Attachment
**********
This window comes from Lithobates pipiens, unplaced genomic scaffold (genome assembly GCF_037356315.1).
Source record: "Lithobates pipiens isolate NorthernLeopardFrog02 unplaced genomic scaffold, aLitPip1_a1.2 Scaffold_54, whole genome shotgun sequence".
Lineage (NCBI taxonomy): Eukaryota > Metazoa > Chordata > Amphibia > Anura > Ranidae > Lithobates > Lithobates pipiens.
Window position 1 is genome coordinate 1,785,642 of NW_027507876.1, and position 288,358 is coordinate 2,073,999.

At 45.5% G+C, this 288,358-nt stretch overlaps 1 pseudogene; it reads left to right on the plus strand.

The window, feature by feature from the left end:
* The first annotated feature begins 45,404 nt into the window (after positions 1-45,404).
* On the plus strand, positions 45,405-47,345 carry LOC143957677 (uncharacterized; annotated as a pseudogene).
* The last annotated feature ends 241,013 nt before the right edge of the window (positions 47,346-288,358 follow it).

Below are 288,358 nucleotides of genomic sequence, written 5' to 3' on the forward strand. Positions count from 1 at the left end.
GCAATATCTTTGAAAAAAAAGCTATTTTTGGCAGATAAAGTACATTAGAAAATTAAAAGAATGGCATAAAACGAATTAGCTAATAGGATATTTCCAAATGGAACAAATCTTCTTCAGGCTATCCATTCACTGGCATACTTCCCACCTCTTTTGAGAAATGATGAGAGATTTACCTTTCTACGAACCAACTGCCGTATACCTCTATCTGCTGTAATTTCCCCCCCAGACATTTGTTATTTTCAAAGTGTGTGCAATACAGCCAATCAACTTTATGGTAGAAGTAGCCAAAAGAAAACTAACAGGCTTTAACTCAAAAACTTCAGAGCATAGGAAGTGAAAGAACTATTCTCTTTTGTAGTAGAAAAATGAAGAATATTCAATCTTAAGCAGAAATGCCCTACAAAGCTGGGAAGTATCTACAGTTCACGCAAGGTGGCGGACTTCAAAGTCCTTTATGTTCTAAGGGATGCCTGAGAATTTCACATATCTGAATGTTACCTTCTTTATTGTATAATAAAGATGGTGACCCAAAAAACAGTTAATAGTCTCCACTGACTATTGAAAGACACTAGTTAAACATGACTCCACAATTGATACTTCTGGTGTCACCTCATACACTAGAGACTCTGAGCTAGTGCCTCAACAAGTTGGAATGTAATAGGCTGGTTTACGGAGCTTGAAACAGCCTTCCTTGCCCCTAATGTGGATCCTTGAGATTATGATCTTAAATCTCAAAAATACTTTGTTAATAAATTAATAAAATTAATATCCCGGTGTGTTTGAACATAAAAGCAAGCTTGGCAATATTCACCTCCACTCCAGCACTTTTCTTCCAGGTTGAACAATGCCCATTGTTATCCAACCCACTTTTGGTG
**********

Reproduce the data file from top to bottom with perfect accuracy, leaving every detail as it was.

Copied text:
This window comes from Lithobates pipiens, unplaced genomic scaffold (genome assembly GCF_037356315.1).
Source record: "Lithobates pipiens isolate NorthernLeopardFrog02 unplaced genomic scaffold, aLitPip1_a1.2 Scaffold_54, whole genome shotgun sequence".
Lineage (NCBI taxonomy): Eukaryota > Metazoa > Chordata > Amphibia > Anura > Ranidae > Lithobates > Lithobates pipiens.
Window position 1 is genome coordinate 1,785,642 of NW_027507876.1, and position 288,358 is coordinate 2,073,999.

At 45.5% G+C, this 288,358-nt stretch overlaps 1 pseudogene; it reads left to right on the plus strand.

The window, feature by feature from the left end:
* The first annotated feature begins 45,404 nt into the window (after positions 1-45,404).
* On the plus strand, positions 45,405-47,345 carry LOC143957677 (uncharacterized; annotated as a pseudogene).
* The last annotated feature ends 241,013 nt before the right edge of the window (positions 47,346-288,358 follow it).

Below are 288,358 nucleotides of genomic sequence, written 5' to 3' on the forward strand. Positions count from 1 at the left end.
GCAATATCTTTGAAAAAAAAGCTATTTTTGGCAGATAAAGTACATTAGAAAATTAAAAGAATGGCATAAAACGAATTAGCTAATAGGATATTTCCAAATGGAACAAATCTTCTTCAGGCTATCCATTCACTGGCATACTTCCCACCTCTTTTGAGAAATGATGAGAGATTTACCTTTCTACGAACCAACTGCCGTATACCTCTATCTGCTGTAATTTCCCCCCCAGACATTTGTTATTTTCAAAGTGTGTGCAATACAGCCAATCAACTTTATGGTAGAAGTAGCCAAAAGAAAACTAACAGGCTTTAACTCAAAAACTTCAGAGCATAGGAAGTGAAAGAACTATTCTCTTTTGTAGTAGAAAAATGAAGAATATTCAATCTTAAGCAGAAATGCCCTACAAAGCTGGGAAGTATCTACAGTTCACGCAAGGTGGCGGACTTCAAAGTCCTTTATGTTCTAAGGGATGCCTGAGAATTTCACATATCTGAATGTTACCTTCTTTATTGTATAATAAAGATGGTGACCCAAAAAACAGTTAATAGTCTCCACTGACTATTGAAAGACACTAGTTAAACATGACTCCACAATTGATACTTCTGGTGTCACCTCATACACTAGAGACTCTGAGCTAGTGCCTCAACAAGTTGGAATGTAATAGGCTGGTTTACGGAGCTTGAAACAGCCTTCCTTGCCCCTAATGTGGATCCTTGAGATTATGATCTTAAATCTCAAAAATACTTTGTTAATAAATTAATAAAATTAATATCCCGGTGTGTTTGAACATAAAAGCAAGCTTGGCAATATTCACCTCCACTCCAGCACTTTTCTTCCAGGTTGAACAATGCCCATTGTTATCCAACCCACTTTTGGTG